One problem with dead traditions is that adherents follow them by rote, without understanding where the traditions came from or why they are important and meaningful. These lines (the very next lines after those quoted above) from Fiddler on the Roof exemplify this problem: "Because of our traditions, we've kept our balance for many, many years. Here in Anatevka, we have traditions for everything: how to sleep, how to eat, how to work, how to wear clothes. For instance, we always keep our heads covered, and always wear a little prayer shawl. This shows our constant devotion to God. You may ask, how did this tradition get started? I'll tell you. I don't know. But it's a tradition."

This is the problem Evangelicals often have with any sort of Catholic Christianity (Roman, Anglican, Orthodox, etc.). They claim that Catholics only follow traditions out of meaningless habit. Now, that is certainly true some of the time. But I think this problem is actually more prevalent within Evangelical denominations themselves. Catholics may not choose to educate themselves about their traditions, but explanations of those traditions are available to them. Evangelicals, on the other hand, have an entire theology explaining why sacraments such as baptism and Eucharist don't actually do anything for us, but then they insist, nevertheless, that we must still perform these rituals because God told us to. In other words, the official Evangelical attitude toward sacraments is: We don't know why we do these things, but they're traditions. And this is exactly the attitude Evangelicals object to in Catholics!

And, as I argued yesterday, another problem with the static/dead conception of Tradition, is that it is a form of fundamentalism that doesn't take seriously the ambiguity of the world. Like Scripture, Tradition has to be interpreted. And, also like Scripture, Tradition is not actually univocal. Christianity has always had multiple traditions. Even Roman Catholicism, which solves the interpretation problem by appeal to the authority of the Magisterium, has multiple traditions: there are Jesuits, Dominicans, Franciscans, Evangelicals, Liberals, etc.

But there is a problem with the concept of living traditions, too, and this is what is most philosophically interesting to me. Go back to the Picasso quote: if the better way to honor one's traditions is by having children, then how do we make sure that the next generation is actually our children and not some random bastard who bears no genetic relationship to us? Consider, for example, the Eucharist. We don't have to "wear our father's hats" by saying exactly the same Eucharistic prayer our fathers said. We can allow the language to evolve in order to remain meaningful to new generations. So, in that sense, the 1979 Book of Common Prayer is the "child" of the 1928 BCP. But what if, in the 2030 BCP, there is no Eucharist at all? Suppose the Church is overtaken by Evangelicals who decide that the Eucharist is too Catholic or too old fashioned and not relevant to today's culture or simply a waste of time, and so they replace the traditional ritual with a longer sermon and more singing? Would that be an evolution of the Anglican tradition or simply a rejection of that tradition? The problem is the one that confonts Tevye at the end of Fiddler on the Roof. After bending his traditions for the sake of his first two daughters' happiness, his third daughter pushes too far in the direction of cultural assimilation: "If I try and bend that far," Tevye says, "I'll break." But how do we know what is too far?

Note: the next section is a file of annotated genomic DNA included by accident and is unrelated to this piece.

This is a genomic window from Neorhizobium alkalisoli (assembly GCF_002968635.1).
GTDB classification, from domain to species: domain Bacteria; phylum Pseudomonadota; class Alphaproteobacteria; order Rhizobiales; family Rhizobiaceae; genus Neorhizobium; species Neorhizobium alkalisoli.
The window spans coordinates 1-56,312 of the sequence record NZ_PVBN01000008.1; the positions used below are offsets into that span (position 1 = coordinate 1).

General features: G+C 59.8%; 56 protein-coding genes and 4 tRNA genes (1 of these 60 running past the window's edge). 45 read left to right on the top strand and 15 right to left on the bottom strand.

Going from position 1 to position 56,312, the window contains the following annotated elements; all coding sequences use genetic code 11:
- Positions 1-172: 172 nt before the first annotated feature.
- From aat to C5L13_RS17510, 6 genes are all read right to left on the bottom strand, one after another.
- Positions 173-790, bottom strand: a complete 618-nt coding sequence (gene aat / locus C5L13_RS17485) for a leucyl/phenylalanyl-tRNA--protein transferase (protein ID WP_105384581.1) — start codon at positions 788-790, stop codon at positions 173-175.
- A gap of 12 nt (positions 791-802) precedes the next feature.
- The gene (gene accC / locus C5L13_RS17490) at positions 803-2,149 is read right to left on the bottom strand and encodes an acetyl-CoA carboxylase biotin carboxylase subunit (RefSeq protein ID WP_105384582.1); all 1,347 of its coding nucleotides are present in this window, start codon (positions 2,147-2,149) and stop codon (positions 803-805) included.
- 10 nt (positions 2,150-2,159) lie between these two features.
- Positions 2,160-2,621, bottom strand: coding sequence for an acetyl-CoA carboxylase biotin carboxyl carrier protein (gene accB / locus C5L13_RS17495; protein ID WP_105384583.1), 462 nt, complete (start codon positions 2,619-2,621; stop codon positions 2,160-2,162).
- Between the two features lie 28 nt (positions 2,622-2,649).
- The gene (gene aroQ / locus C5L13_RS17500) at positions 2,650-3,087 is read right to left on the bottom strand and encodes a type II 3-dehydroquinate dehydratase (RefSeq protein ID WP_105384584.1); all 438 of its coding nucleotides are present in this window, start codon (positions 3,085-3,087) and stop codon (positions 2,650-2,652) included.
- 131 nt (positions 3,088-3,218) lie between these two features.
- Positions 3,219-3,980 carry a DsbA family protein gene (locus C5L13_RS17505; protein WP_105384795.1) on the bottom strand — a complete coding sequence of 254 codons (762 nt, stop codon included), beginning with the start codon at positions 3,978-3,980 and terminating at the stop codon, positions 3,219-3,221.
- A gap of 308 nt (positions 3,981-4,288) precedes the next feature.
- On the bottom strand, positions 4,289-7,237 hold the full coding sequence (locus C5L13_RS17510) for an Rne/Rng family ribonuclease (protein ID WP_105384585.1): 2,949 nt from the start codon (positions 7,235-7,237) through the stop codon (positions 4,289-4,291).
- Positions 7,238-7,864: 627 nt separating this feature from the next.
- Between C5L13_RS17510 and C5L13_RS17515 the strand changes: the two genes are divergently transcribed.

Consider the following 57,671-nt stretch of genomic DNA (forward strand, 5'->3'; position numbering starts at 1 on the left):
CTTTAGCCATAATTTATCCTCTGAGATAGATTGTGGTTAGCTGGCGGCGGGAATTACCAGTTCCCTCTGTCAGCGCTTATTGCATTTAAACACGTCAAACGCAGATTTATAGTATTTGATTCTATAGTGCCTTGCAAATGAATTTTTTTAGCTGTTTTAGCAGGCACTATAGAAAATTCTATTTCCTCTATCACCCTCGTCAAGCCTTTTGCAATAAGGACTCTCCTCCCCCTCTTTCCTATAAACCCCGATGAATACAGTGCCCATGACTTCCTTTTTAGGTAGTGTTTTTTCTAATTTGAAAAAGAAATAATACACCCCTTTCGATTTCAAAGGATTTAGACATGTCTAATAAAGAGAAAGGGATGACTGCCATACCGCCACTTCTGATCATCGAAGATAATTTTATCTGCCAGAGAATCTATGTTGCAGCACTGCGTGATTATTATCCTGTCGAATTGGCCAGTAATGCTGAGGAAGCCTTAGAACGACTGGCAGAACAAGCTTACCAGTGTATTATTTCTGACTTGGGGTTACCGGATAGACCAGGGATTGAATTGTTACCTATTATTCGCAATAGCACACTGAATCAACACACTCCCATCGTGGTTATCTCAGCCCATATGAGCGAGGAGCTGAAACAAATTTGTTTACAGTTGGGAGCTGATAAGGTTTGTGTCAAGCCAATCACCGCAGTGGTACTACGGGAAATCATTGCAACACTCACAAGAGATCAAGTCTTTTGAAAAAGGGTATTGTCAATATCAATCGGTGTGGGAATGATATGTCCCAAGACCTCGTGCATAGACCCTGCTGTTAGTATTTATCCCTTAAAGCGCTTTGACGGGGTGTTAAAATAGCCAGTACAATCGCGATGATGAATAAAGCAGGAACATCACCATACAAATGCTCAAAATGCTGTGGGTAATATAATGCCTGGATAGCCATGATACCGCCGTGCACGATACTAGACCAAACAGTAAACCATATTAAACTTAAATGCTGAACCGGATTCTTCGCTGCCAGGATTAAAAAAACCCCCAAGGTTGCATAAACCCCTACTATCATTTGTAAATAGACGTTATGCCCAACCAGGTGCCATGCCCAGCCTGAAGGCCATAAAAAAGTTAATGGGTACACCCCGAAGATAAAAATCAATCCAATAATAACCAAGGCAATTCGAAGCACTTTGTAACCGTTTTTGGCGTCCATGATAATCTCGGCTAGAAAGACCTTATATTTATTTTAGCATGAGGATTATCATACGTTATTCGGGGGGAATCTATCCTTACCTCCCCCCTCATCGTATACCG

Here I think MacIntyre's concept of narrative is helpful. If, as we attempt to live the next chapter of the Church's story, we want to know if a particular scene is part of our Tradition's narrative, we can see if it is "intelligible" as the next event in our story. It wouldn't make sense if, half way through The Wizard of Oz, Dorothy woke up and found herself living in 1904 St. Louis and singing the song "Have Yourself a Merry Little Christmas". The audience would be justified in supposing that the channel had been changed, because the film would lack a coherent narrative. In Picasso's terms, the later scene would not be the "child" of the earlier scenes -- it would have no genetic connection.

I also find Arthur Danto's similar Hegelian-inspired theory of art history helpful. In books such as After the End of Art, Danto argues that something can be an artwork at one time in history even though it would not have been an artwork at an earlier time in history. For example, Marcel Duchamp's Fountain (the infamous readymade urinal), could be art in 1917 though it wouldn't have been art in 1719. The explanation for this phenomenon is the narrative shape of history: events gain their identity by how they fit with what came before and what comes after them. (On this point, see also Danto's Narration and Knowledge.)